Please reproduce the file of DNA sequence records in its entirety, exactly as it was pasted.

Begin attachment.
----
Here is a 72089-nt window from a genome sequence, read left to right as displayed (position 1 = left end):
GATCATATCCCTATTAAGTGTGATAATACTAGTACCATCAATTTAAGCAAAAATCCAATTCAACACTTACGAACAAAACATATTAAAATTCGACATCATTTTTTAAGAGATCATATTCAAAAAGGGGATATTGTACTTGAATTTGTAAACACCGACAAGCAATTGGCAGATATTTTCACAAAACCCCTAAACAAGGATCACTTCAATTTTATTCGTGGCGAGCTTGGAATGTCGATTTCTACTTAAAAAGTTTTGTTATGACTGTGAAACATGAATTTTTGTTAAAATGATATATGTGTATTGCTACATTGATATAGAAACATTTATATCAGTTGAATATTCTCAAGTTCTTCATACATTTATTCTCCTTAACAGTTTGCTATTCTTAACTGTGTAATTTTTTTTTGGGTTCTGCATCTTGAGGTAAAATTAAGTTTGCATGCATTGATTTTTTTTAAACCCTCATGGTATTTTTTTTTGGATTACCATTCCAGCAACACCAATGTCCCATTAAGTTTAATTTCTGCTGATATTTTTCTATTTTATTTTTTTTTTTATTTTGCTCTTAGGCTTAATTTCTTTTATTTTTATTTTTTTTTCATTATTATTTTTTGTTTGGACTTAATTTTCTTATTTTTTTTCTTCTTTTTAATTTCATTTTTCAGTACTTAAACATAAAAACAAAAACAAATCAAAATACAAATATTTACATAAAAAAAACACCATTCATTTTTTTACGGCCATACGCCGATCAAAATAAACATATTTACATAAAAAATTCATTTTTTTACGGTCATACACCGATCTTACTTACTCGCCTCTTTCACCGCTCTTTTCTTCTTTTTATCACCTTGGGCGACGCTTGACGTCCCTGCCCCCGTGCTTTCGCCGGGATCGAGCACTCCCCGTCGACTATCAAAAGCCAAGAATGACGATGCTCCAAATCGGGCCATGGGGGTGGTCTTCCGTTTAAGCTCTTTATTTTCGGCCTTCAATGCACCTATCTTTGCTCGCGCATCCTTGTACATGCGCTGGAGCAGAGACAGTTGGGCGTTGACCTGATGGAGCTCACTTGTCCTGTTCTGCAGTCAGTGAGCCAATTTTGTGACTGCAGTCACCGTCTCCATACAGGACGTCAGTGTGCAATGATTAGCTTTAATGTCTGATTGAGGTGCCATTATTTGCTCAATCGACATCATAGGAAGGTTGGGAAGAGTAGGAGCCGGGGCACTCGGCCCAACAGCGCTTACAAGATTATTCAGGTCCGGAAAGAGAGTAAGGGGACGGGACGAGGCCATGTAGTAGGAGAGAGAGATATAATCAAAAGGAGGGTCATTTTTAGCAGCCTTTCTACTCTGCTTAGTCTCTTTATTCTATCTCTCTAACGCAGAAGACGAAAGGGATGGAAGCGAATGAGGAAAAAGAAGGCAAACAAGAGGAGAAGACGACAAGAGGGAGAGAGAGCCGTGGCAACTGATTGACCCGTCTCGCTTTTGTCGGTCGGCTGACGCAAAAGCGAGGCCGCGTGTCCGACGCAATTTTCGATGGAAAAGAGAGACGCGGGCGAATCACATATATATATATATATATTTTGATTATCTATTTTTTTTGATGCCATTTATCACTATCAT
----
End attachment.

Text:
Here is a 72089-nt window from a genome sequence, read left to right as displayed (position 1 = left end):
GATCATATCCCTATTAAGTGTGATAATACTAGTACCATCAATTTAAGCAAAAATCCAATTCAACACTTACGAACAAAACATATTAAAATTCGACATCATTTTTTAAGAGATCATATTCAAAAAGGGGATATTGTACTTGAATTTGTAAACACCGACAAGCAATTGGCAGATATTTTCACAAAACCCCTAAACAAGGATCACTTCAATTTTATTCGTGGCGAGCTTGGAATGTCGATTTCTACTTAAAAAGTTTTGTTATGACTGTGAAACATGAATTTTTGTTAAAATGATATATGTGTATTGCTACATTGATATAGAAACATTTATATCAGTTGAATATTCTCAAGTTCTTCATACATTTATTCTCCTTAACAGTTTGCTATTCTTAACTGTGTAATTTTTTTTTGGGTTCTGCATCTTGAGGTAAAATTAAGTTTGCATGCATTGATTTTTTTTAAACCCTCATGGTATTTTTTTTTGGATTACCATTCCAGCAACACCAATGTCCCATTAAGTTTAATTTCTGCTGATATTTTTCTATTTTATTTTTTTTTTTATTTTGCTCTTAGGCTTAATTTCTTTTATTTTTATTTTTTTTTCATTATTATTTTTTGTTTGGACTTAATTTTCTTATTTTTTTTCTTCTTTTTAATTTCATTTTTCAGTACTTAAACATAAAAACAAAAACAAATCAAAATACAAATATTTACATAAAAAAAACACCATTCATTTTTTTACGGCCATACGCCGATCAAAATAAACATATTTACATAAAAAATTCATTTTTTTACGGTCATACACCGATCTTACTTACTCGCCTCTTTCACCGCTCTTTTCTTCTTTTTATCACCTTGGGCGACGCTTGACGTCCCTGCCCCCGTGCTTTCGCCGGGATCGAGCACTCCCCGTCGACTATCAAAAGCCAAGAATGACGATGCTCCAAATCGGGCCATGGGGGTGGTCTTCCGTTTAAGCTCTTTATTTTCGGCCTTCAATGCACCTATCTTTGCTCGCGCATCCTTGTACATGCGCTGGAGCAGAGACAGTTGGGCGTTGACCTGATGGAGCTCACTTGTCCTGTTCTGCAGTCAGTGAGCCAATTTTGTGACTGCAGTCACCGTCTCCATACAGGACGTCAGTGTGCAATGATTAGCTTTAATGTCTGATTGAGGTGCCATTATTTGCTCAATCGACATCATAGGAAGGTTGGGAAGAGTAGGAGCCGGGGCACTCGGCCCAACAGCGCTTACAAGATTATTCAGGTCCGGAAAGAGAGTAAGGGGACGGGACGAGGCCATGTAGTAGGAGAGAGAGATATAATCAAAAGGAGGGTCATTTTTAGCAGCCTTTCTACTCTGCTTAGTCTCTTTATTCTATCTCTCTAACGCAGAAGACGAAAGGGATGGAAGCGAATGAGGAAAAAGAAGGCAAACAAGAGGAGAAGACGACAAGAGGGAGAGAGAGCCGTGGCAACTGATTGACCCGTCTCGCTTTTGTCGGTCGGCTGACGCAAAAGCGAGGCCGCGTGTCCGACGCAATTTTCGATGGAAAAGAGAGACGCGGGCGAATCACATATATATATATATATATTTTGATTATCTATTTTTTTTGATGCCATTTATCACTATCAT